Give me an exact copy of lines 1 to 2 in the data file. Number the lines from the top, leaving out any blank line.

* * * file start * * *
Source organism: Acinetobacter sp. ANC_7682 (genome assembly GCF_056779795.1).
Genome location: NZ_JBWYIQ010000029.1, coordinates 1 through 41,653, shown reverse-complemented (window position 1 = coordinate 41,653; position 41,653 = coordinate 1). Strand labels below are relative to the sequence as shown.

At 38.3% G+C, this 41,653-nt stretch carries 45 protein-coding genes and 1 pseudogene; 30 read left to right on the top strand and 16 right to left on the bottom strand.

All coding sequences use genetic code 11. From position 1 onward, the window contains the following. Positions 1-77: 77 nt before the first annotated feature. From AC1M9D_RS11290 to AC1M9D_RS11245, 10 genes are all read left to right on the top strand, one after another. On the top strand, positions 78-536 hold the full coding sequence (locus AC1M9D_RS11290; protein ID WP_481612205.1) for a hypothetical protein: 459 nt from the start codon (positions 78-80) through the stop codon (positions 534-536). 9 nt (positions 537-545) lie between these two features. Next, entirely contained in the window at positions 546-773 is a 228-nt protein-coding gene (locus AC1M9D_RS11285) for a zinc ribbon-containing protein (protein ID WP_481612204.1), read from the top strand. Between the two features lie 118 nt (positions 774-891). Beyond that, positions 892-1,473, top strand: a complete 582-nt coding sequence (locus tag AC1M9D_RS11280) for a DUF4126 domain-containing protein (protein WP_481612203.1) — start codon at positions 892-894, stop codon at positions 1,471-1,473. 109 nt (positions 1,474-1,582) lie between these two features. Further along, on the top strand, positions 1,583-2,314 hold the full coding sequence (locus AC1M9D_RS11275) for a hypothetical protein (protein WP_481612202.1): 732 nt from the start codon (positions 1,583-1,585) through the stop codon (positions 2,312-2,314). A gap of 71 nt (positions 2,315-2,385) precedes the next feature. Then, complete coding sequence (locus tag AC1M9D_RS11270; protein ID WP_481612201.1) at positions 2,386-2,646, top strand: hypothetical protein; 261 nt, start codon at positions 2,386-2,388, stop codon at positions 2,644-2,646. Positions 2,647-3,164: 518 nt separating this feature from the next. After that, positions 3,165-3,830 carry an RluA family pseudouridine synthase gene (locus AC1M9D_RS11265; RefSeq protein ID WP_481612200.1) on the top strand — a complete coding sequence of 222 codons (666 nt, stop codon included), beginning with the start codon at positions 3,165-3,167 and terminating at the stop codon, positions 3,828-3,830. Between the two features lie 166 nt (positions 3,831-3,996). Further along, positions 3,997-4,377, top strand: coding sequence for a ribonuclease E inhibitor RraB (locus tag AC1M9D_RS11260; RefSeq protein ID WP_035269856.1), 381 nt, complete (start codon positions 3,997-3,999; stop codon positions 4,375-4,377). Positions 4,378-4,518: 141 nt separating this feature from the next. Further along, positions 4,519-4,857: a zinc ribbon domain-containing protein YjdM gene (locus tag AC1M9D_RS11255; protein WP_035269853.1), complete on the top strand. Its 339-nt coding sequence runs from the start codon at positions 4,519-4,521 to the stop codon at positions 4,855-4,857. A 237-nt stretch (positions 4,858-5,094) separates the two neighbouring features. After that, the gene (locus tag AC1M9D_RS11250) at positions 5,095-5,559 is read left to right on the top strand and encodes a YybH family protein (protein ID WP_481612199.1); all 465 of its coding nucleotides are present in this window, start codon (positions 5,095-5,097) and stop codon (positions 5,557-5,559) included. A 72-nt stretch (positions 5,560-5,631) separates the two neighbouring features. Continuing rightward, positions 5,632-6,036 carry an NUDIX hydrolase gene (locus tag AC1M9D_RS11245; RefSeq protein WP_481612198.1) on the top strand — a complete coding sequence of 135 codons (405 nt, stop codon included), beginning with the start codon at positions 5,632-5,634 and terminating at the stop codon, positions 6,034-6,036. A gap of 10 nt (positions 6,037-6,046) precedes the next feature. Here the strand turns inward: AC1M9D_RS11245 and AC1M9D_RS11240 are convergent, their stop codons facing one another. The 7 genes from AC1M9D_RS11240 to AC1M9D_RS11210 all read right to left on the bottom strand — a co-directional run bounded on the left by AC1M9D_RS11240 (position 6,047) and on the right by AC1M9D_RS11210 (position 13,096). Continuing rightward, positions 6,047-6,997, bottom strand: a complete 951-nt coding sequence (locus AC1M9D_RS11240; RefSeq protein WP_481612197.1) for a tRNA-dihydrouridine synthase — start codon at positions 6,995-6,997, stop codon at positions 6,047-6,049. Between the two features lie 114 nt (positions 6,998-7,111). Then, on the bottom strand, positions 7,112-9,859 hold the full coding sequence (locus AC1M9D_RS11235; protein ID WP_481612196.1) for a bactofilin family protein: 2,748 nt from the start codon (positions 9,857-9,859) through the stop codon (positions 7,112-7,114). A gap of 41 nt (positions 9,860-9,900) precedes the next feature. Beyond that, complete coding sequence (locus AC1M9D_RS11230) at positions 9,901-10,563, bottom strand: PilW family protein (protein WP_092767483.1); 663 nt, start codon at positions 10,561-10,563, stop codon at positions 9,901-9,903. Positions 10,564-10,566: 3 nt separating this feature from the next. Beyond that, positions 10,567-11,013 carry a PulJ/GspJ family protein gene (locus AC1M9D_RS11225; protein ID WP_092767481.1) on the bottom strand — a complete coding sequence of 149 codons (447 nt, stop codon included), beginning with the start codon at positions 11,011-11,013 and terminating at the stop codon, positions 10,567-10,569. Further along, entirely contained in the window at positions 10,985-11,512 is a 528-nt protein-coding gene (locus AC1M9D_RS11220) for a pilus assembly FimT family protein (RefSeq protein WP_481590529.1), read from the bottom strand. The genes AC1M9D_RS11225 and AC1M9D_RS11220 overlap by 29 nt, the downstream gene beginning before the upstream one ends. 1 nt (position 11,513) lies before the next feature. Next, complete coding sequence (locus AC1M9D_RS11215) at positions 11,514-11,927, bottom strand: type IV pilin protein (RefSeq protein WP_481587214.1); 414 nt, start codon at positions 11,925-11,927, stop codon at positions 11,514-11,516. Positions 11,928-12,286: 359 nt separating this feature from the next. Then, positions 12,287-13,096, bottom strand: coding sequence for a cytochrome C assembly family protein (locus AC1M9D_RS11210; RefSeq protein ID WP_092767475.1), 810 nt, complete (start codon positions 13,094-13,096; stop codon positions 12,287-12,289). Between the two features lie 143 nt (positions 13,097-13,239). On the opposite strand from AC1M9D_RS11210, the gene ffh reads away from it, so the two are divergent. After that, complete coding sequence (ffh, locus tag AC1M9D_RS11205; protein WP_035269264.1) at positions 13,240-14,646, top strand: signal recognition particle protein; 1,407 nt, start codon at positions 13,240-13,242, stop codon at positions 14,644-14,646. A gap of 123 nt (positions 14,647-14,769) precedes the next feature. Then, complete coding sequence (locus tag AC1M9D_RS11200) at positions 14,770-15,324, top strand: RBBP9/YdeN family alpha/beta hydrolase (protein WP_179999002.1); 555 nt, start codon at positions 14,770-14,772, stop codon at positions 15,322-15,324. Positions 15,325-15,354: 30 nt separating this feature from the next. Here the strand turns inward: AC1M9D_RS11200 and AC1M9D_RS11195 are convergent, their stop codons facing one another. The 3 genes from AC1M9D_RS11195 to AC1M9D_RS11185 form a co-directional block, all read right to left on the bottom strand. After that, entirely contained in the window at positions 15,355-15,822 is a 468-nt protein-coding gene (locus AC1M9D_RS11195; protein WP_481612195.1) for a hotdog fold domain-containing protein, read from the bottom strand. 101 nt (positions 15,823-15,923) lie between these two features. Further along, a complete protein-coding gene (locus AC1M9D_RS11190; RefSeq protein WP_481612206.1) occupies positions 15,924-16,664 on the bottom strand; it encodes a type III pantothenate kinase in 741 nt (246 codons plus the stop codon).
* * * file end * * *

Source organism: Acinetobacter sp. ANC_7682 (genome assembly GCF_056779795.1).
Genome location: NZ_JBWYIQ010000029.1, coordinates 1 through 41,653, shown reverse-complemented (window position 1 = coordinate 41,653; position 41,653 = coordinate 1). Strand labels below are relative to the sequence as shown.